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For centuries, the character of the apostle Peter and his relationship to Jesus has been the subject of much discussion. In fact, Peter’s place in the New Testament (NT) has even proven to be a divisive issue between Christians of various backgrounds.
I am not going to make these disagreements the central point of this article, though most of what I cover will speak to these matters. Rather, I am mainly concerned with evaluating Peter’s relationship with Jesus and how people of faith might appropriately understand one of the NT’s most important characters.
And make no mistake about it: Peter is easily one of the most important characters in the NT, if not the entire Bible. The Gospels—primarily the “synoptics”—affirm that Peter was one of three apostles who Jesus took into his inner circle. Of the twelve apostles Jesus called, only brothers John and James (sons of Zebedee), and Peter were given this distinction. Since Jesus was actually a cousin to John and James (Jn. 19:25-27)—together called the “Sons of Thunder” (Mk. 3:17)—Peter’s acceptance as a non-relative was both powerful and telling.
Being part of Jesus’ inner circle meant that Peter would be privy to things that most the other apostles were not. Peter was able to see Jesus raise Jairus’ daughter from the dead (Mk. 5:37-43). In the Garden of Gethsemane—before Jesus would be apprehended and taken to his eventual demise—Jesus selected only Peter, John and James to accompany him to a private place of prayer (Mk 14:32-34).
Most notably, Peter was brought to attend Jesus’ Transfiguration (discussed later).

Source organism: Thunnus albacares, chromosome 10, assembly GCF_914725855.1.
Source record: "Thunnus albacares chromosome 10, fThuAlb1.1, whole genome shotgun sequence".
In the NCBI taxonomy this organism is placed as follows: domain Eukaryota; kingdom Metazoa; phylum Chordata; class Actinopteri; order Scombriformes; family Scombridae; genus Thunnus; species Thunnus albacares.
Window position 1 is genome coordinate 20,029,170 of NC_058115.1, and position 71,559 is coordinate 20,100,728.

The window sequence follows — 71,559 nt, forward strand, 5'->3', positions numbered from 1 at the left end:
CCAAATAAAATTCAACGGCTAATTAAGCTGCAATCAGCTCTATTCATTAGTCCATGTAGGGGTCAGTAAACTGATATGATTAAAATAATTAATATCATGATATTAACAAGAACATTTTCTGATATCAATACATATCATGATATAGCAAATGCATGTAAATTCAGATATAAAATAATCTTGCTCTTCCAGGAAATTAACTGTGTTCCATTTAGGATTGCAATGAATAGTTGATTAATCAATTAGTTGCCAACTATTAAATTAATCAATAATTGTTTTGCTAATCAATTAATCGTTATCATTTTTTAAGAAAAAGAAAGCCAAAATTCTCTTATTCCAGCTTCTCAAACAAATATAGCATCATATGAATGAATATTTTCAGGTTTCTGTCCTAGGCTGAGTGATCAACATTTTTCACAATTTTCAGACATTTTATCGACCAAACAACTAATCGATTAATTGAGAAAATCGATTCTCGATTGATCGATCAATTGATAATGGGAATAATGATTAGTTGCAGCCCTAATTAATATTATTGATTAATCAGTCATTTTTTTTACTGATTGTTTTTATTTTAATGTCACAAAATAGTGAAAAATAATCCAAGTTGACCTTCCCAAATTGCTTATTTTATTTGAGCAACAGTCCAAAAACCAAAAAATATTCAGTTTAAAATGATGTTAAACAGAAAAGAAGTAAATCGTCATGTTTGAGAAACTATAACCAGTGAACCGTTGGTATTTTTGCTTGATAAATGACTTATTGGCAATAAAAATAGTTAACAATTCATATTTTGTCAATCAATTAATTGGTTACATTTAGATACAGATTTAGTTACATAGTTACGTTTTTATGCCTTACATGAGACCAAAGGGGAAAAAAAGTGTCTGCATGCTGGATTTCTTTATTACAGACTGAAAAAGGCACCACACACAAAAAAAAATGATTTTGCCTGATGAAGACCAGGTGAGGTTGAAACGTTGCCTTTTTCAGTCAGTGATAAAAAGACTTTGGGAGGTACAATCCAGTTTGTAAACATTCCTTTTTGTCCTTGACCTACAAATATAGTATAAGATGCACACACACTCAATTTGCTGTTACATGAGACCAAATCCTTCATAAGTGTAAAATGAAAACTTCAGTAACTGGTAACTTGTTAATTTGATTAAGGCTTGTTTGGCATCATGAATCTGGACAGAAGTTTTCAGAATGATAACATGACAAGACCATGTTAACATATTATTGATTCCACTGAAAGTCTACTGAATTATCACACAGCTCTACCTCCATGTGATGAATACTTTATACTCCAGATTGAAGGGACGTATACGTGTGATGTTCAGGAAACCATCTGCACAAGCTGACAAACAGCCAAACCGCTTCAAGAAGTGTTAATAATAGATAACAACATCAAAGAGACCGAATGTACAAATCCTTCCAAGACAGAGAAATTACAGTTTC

If we look at the book of Acts—which is really the second part of Luke’s Gospel—Peter is given priority throughout the entire first part of the book (cc. 1-12). He clearly plays a prominent role in the first church council (Acts 15) and is considered to be a pillar of the church. While the authorship of these books tends to be hotly debated, Peter is also traditionally credited for writing two letters of the NT: 1 and 2 Peter.
Between the Gospels, the book of Acts, and 1 and 2 Peter, no one can deny that Peter’s life and teachings cast a large shadow over the narrative of Scripture.
Of course, being given such an in-depth glimpse at Peter’s role in Jesus’ ministry and the life of the early church reveals some blemishes, too. On one occasion, Jesus gave Peter some of the harshest words recorded in the NT:
“Jesus turned and said to Peter: Get behind me, Satan! You are a stumbling block to me; you do not have in mind the concerns of God, but merely human concerns” (Mt. 16:23)
What caused Jesus to use such harsh words with Peter?
In short, Peter enjoyed his privileged position as a close disciple of the most famous rabbi of the day (and history). Peter wanted no part of Jesus giving his life away, because that would mark the “end of the ride,” so to speak. As a result, Peter took the great Rabbi aside and reprimanded him:
“Peter took him aside and began to rebuke him. ‘Never, Lord!’ he said. ‘This shall never happen to you!” (Mt. 16:22).